You did not choose me, but I chose you and appointed you to go and bear fruit, fruit that remains… (John 15:16)
“Many are called, few are chosen,” a nurse said to me when I was nineteen.
She wrapped gauze around a surfing injury on my foot but said nothing more. Was it a warning against surfing, a prophetic utterance, or not directed at me?
The nurse quoted Jesus as he finished his parable of the wedding banquet. He lifted a finger and pointed to the simple truth that many are invited to the wedding feast of the Savior but few come.
Forty years of contemplating the cryptic words haven’t resolved the mystery. I still wonder in what sense we choose Christ, as opposed to being chosen by him. Many are my theological betters who have stubbed their toes on this question, and I can happily wait until Christ returns for the answers, but perhaps some outer layers of truth are accessible now.
The majority of the world’s population doesn’t profess Christ, or they don’t display fruit to substantiate their claim. So why me? I’m not smarter, more godly, or less self-serving than many who are not saved. I can’t explain why I’m rescued by Jesus, I only know that I am and so I stand with my mouth open, the drool unchecked.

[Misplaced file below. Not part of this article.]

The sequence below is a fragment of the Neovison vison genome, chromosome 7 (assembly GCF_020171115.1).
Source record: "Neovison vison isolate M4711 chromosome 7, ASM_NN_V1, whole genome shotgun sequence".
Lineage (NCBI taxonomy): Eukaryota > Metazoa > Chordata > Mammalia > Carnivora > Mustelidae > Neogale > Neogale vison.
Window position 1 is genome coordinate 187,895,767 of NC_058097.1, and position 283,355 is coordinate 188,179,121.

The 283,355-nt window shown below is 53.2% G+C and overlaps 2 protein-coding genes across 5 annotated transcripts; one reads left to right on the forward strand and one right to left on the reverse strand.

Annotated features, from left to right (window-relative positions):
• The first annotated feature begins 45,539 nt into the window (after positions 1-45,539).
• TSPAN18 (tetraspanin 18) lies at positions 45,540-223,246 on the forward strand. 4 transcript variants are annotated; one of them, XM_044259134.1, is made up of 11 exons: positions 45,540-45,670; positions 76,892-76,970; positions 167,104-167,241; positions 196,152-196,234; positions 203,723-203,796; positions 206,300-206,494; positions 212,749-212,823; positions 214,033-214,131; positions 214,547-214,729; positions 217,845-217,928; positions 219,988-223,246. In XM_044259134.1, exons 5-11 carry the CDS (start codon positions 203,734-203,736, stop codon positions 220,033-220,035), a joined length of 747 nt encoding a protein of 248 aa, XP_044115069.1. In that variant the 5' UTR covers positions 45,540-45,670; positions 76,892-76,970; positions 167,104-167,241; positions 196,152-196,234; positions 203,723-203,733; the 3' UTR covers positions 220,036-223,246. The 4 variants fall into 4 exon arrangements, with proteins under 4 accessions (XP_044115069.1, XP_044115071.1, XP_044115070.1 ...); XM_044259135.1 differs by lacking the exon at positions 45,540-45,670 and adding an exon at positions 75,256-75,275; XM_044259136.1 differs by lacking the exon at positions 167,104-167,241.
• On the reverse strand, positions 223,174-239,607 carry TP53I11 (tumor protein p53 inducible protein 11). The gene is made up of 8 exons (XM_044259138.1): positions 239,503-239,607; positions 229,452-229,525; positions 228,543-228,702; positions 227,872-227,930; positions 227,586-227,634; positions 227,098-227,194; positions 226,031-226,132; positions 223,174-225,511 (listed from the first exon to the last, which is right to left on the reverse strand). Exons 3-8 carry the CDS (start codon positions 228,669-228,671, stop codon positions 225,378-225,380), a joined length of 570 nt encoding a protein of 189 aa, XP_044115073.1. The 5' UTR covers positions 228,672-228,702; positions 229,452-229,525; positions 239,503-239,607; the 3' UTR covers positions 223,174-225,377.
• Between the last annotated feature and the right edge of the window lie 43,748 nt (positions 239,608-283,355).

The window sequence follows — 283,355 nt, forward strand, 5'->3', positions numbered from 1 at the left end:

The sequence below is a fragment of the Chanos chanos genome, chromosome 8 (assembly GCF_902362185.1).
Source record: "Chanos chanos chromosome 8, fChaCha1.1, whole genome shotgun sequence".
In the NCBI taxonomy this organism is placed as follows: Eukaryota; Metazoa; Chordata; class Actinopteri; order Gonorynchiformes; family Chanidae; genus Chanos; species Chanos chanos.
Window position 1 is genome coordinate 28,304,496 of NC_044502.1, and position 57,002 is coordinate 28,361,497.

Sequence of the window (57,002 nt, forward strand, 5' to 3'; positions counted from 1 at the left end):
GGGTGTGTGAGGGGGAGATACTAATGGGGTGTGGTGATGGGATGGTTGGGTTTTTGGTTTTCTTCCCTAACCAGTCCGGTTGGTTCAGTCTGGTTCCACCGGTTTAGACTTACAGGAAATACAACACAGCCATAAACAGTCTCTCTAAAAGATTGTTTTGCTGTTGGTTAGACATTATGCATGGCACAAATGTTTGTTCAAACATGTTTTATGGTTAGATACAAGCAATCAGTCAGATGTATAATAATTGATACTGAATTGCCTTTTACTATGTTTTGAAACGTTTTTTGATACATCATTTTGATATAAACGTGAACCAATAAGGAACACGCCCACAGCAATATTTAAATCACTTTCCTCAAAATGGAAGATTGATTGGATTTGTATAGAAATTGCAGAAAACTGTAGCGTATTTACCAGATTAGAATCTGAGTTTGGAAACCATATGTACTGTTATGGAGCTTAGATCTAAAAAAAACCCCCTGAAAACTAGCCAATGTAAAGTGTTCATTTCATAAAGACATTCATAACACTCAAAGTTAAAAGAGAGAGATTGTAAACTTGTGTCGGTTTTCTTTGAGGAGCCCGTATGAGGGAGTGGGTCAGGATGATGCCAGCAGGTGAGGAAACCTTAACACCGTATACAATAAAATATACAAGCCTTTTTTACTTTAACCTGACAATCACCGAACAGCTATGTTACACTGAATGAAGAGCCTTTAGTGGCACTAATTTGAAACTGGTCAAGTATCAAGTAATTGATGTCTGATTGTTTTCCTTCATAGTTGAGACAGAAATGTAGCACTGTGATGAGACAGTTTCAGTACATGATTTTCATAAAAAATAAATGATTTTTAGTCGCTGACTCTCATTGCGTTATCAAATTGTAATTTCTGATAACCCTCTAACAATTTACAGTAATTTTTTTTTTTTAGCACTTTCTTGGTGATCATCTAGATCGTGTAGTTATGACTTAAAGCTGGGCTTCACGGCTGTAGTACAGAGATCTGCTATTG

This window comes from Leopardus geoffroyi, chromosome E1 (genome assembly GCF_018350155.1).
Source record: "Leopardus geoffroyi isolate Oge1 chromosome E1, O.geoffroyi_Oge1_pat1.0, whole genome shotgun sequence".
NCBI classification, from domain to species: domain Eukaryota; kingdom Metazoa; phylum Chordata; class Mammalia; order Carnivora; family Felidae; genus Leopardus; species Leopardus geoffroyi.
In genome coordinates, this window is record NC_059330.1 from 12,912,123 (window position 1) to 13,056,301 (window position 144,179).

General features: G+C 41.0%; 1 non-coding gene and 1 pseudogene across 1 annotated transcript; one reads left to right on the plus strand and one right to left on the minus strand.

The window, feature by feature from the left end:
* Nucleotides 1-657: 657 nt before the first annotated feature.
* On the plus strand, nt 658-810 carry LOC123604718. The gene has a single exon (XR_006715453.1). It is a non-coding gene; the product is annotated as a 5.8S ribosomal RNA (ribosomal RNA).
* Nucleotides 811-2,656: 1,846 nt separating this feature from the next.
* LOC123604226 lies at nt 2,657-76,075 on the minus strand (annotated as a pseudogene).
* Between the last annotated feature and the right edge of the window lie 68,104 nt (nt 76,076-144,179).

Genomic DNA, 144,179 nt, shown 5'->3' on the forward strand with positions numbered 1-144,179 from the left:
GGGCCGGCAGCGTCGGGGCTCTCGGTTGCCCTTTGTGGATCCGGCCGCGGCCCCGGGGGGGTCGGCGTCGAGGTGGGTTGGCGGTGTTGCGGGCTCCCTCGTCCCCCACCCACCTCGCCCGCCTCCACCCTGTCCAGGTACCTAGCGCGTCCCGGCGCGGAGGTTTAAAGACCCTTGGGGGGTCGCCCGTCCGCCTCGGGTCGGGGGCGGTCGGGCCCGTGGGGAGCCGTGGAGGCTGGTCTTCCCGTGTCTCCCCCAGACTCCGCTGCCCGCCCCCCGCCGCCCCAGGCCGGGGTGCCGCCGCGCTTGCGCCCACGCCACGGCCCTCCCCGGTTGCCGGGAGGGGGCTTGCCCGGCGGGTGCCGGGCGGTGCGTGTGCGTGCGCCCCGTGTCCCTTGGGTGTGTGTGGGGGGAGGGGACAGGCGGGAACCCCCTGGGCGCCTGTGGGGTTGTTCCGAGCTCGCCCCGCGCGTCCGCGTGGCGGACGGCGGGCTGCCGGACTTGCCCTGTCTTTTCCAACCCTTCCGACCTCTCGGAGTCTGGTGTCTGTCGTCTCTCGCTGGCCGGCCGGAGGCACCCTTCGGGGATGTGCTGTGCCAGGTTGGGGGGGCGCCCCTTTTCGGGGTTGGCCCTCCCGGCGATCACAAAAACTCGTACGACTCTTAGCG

On the other hand, following Jesus requires every ounce of my energy. The treadmill started slow. Admitting I needed a Savior was all the spiritual exercise I could handle. As I got in shape, the speed increased. It’s exhausting work dying to self. Keeping in step with the Spirit saps every calorie, and yet somehow I know this, too, is from him.
It’s not my effort that brings me salvation. Jesus both died for my sin and empowers me to serve him. The only part I have is to say yes.
Mine is a simple, plain choice. I choose him because he chose me.
Prayer: Lord, your love for me is my greatest joy and most profound mystery.